YOU can tell a lot about a man by the car he drives. Take, for in­stance, Alex O’Lough­lin, Aus­tralia’s lat­est lead­ing-man ex­port and the star of the new Hawaii Five-O.

Not so long ago this NIDA grad­u­ate, by his own ad­mis­sion, was limp­ing around Los An­ge­les in a ‘‘ piece of shit car’’, hock­ing his stereo and work­ing for $15 an hour to pay his rent.

Cut to Waikiki’s hottest ho­tel The Edi­tion, where O’Lough­lin is sit­ting pretty (thank you, work gods) flash­ing a set of per­fectly ve­neered teeth you’d ex­pect from Cen­tral Cast­ing Den­tistry.

‘‘ I’m driv­ing a pretty nice car now and they pay me well,’’ he smiles, with just the right amount of Aussie hu­mil­ity. ‘‘ Life’s great and per­se­ver­ance pays off.’’

For this petrol head the wheels parked in his Honolulu drive­way these days aren’t nearly as im­por­tant as the jour­ney he’s taken to get here (for the record, he’s driv­ing a ’ 97 Land Rover De­fender).

Three years ago, when he was lift­ing bricks in lieu of pick­ing up act­ing work, his ride was more a health haz­ard than a boy’s toy.

‘‘ It was ei­ther a Jeep Chero­kee, that ex­ploded on me, or maybe a Gio Prism, the Amer­i­can equiv­a­lent of a Mit­subishi Colt. I think that ex­ploded on me, too. To be hon­est, I’m sur­prised I’m still here: the ve­hi­cles I’ve had should have killed me by now,’’ he says.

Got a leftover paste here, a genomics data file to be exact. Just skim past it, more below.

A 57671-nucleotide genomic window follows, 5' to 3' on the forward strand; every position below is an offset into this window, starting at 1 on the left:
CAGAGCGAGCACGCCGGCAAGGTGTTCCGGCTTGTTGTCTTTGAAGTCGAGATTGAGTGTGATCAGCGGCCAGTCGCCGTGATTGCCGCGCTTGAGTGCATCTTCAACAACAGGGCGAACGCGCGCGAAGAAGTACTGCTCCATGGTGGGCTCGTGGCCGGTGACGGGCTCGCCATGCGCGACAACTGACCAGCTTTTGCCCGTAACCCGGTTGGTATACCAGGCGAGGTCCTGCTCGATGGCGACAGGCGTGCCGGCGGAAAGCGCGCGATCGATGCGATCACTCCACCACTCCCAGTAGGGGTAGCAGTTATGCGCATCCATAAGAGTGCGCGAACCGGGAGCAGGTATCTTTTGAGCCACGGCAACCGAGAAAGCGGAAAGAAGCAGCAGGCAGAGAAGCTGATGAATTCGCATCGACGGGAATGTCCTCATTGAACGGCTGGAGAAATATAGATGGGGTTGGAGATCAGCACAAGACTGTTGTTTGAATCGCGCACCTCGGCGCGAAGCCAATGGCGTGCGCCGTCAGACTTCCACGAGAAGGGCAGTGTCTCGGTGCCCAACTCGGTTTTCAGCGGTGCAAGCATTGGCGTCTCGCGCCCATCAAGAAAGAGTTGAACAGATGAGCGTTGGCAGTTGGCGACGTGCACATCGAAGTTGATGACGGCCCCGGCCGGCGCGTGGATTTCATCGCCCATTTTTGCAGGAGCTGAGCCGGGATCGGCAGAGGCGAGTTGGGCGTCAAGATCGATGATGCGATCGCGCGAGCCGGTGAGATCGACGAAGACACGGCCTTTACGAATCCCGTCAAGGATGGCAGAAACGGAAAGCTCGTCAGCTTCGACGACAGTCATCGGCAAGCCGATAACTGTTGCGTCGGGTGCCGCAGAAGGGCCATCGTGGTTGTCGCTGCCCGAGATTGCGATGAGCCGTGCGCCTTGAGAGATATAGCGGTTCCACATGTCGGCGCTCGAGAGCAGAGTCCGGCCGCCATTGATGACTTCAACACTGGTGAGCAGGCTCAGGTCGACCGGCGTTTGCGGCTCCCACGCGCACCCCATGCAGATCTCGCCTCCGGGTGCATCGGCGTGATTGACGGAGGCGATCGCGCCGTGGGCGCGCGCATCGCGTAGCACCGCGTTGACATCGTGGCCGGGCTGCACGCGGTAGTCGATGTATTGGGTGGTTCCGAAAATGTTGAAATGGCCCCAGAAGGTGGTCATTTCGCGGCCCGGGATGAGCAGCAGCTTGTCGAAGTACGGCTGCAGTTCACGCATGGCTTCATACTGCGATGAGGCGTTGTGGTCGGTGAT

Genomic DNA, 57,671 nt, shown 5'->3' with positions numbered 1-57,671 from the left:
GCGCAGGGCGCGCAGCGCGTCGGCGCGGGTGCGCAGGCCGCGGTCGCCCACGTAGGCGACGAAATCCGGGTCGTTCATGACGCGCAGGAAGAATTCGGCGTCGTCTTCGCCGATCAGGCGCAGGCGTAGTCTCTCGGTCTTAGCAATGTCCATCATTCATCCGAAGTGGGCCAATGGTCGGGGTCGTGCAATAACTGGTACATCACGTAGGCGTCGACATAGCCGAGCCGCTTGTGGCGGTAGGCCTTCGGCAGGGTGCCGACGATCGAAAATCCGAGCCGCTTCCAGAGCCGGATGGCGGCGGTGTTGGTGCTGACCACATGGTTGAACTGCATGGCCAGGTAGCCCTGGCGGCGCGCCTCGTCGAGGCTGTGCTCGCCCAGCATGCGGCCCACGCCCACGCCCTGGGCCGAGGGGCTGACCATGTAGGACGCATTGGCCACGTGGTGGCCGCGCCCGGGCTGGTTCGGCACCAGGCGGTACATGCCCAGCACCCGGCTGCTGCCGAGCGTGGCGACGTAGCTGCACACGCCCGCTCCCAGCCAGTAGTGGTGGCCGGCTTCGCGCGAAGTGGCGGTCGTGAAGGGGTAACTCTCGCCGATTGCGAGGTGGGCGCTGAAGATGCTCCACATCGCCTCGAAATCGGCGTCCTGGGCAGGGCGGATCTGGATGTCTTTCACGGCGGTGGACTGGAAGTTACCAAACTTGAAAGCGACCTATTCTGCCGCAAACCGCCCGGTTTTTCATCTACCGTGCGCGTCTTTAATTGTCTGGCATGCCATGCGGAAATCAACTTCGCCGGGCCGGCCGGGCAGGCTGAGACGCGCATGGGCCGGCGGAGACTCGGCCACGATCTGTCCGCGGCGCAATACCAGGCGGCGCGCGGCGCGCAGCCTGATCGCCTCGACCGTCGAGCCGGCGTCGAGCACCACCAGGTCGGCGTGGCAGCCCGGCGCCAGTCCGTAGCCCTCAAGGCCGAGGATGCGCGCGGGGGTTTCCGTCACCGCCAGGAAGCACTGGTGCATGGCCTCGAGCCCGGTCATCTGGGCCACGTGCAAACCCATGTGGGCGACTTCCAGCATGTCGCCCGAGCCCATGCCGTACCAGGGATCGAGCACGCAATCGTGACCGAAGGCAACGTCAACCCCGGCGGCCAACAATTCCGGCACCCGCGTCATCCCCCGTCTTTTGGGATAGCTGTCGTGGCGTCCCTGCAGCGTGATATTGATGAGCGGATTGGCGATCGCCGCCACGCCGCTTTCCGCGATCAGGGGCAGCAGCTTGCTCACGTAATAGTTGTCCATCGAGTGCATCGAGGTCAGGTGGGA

Now, driv­ing the re­boot of one of the most iconic US TV shows of all time, O’Lough­lin is still tak­ing his chances.

The 34-year-old has al­ready had two US tele­vi­sion se­ries, Three Rivers and Moon­light, fail in their first year. He ad­mits he was brac­ing him­self to strike out on the small screen, three times un­lucky.

De­spite the early suc­cess of the new Five-O (pulling a solid US au­di­ence of 14.2 mil­lion­plus on de­but in May), you get the feel­ing O’Lough­lin is not go­ing to leave them won­der­ing this time around.

‘‘ If those cars didn’t kill me, this show will,’’ he says, only half-jok­ing.

That’s the first thing you’ll no­tice about O’Lough­lin’s Steve McGarrett ver­sus the debonair orig­i­nal, Jack Lord: he gets phys­i­cal. And how.

Throw­ing him­self into the role, with the ac­tion amped up to the crash-bang stan­dards of TV view­ers to­day, this is McGarrett, full-throt­tle.

And as fe­male fans have come to ap­pre­ci­ate, he cer­tainly has the body for the job.

Al­though he re­cently showed off his sen­si­tive side on the big screen, op­po­site Jen­nifer Lopez in rom-com The Back-up Plan, it was O’Lough­lin’s po­ten­tial as an ac­tion hero that at­tracted the show’s ex­ec­u­tive pro­ducer Peter Lenkov.

‘‘ I’d met Alex a cou­ple of years ago on an­other project and felt that he could be a lead­ing man in the ac­tion genre but had never been tapped for that world,’’ Lenkov says. ‘‘ I needed some­one who didn’t bring a lot of bag­gage from other roles, some­one who wasn’t iden­ti­fi­able to an­other fran­chise, ei­ther TV or film, so he could go in and re­ally make McGarrett his own.’’

With no less than the state of Hawaii and Lenkov’s fa­ther, a diehard fan of the orig­i­nal, to im­press, O’Lough­lin was de­ter­mined not to let ex­pec­ta­tion weigh him down.

‘‘ I’ve al­ways had the at­ti­tude that if it all goes to s---, I can just go home and do some­thing else. You can’t think too much about that stuff (ex­pec­ta­tion). You just have to go for it, do your best and hope it’s not ter­ri­ble,’’ he says.

It’s any­thing but ter­ri­ble, with the chem­istry be­tween O’Lough­lin and his on-screen off­sider, Danny ‘‘ Danno’’ Wil­liams, played by the charm­ingly un­fil­tered Scott Caan, pow­er­ing the show.

The En­tourage reg­u­lar (and son of film star James Caan) may have pulled most of the plau­dits and a Golden Globe

Is­land crime: Alex O’Lough­lin and Scott Caan in